Another major critique about Saul is that it has at times moved far too slowly. I find this more a critique of the era of binge-watching and Shondaland demanding instant revelations rather than the drip-drip-drip that we get from Gilligan. (Breaking Bad may have become popular on Netflix, but it would never have been the kind of series that would have worked by Netflix.) Just as some people thought the deliberate pace of the first season of Breaking Bad was frustrating in comparison to the boom-boom-boom of the Pilot, Better Call Saul has been moving at a leisurely pace so that the viewer can find the rewards as, piece by piece, we get more of the story. Gilligan once referred to this as water gradually eroding a rock, and in that sense, we have seen the formation of so many familiar faces. We’ve seen how Jimmy tried to win the favor of Chuck, and then embraced the conman that was at his core. We’ve seen how determined Gus Fring has been in his war with Hector Salamanca; how he doesn’t think death is good enough for him. (There was a lot to be said for him reviving Hector while he had his heart attack, nursing him back to health over the fourth season…and then stopping the care just before he could completely recover.) We have seen that for all Mike’s tough exterior, he has a soft spot and a sense of honor and loyalty that you didn’t the competent fixer we saw on Breaking Bad was: he is utterly loyal to Nacho through the course of the series, we saw the friendships he built with the head of the team building the superlab and we know just how much it hurt him to execute an innocent life. The fact that these stories feature so many cameos from Breaking Bad (Laura Fraser as Lydia, the head of Madrigal, Mark Margolis as Hector, Gale Boetticher, the chemist that got caught between Walter and Gus) isn’t the point of them any more. They’re not the reason we’re watching Saul any more.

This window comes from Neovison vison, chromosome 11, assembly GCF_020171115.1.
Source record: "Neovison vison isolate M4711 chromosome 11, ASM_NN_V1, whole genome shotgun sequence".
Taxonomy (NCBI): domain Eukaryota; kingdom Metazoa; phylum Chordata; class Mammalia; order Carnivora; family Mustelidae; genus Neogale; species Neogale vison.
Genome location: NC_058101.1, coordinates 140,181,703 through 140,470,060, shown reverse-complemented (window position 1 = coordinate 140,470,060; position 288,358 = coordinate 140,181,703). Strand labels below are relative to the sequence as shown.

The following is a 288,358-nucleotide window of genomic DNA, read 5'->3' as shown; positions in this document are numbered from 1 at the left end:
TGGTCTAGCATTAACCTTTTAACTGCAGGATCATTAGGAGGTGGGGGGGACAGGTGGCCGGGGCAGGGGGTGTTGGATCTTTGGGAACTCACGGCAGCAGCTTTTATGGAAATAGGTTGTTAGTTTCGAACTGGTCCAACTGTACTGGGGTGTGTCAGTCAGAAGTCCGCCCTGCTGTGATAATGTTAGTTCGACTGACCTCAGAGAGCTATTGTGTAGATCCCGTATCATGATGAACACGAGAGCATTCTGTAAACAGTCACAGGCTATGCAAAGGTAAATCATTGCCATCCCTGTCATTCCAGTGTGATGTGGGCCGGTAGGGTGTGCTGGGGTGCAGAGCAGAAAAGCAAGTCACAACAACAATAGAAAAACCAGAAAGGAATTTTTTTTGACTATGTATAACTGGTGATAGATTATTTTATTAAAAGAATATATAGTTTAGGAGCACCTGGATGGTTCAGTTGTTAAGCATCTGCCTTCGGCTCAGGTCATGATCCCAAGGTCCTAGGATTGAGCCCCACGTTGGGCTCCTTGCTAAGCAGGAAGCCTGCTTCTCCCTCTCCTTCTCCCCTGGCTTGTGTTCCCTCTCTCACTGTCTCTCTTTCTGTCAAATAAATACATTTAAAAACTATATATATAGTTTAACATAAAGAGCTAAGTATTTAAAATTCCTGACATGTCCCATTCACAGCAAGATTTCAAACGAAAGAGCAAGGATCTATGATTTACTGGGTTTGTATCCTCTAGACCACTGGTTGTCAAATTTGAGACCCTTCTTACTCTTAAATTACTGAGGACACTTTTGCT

And now as Better Call Saul enters its final season, we know things are actually going to get far darker for Jimmy and his loved ones before Walter White ever got his diagnosis. Jimmy and Kim finally thought they had managed to escape the threat of Lalo (the incredible Tony Dalton) in the season finale. But Lalo continued to prove that he is by far the most dangerous and crafty of the Salamanca clan. (Fact: if Lalo had been in Albuquerque when Walter started cooking, neither he nor Jesse would have survived the first season. Gus is clearly unsettled by him). Nacho (Michael Mando) is deep in cartel territory and just managed to escape a shootout by the Cousins. (He didn’t try to run them over because as Hank Schrader learned, that just seems to piss them off.) And now it seems very clear that Kim, who is truly completely Jimmy’s soulmate, has finally been corrupted by her inner Saul. The half drunk plan she had to get back at Howard (Patrick Fabian) to get the Sandpiper payout that Jimmy has been working for since Season 1 is actually in motion now. We’re still not sure of the details yet, but its pretty clear that Kim has not only embraced her dark side, she’s actually better than Jimmy — or Saul — ever truly was. In one of the brilliant moments of the entire Breaking Bad verse, Jimmy has now gone back to the Kettlmans, the mousy treasurer and his ruthless wife who Jimmy tried to steal a million dollars from and gave back for Kim. Well, they’re out of prison now and running a tax service. When he approaches them near the end of the second episode of the season premiere, Jimmy tries to use the carrot. Kim listens for two minutes, and then abruptly uses the stick. How she chooses to do it I won’t dare reveal, but it is a master class in which she does the right thing for the wrong reason. When they leave the office, Jimmy says: ‘Wolves and Sheep’ and its pretty clear which one of them is the wolf.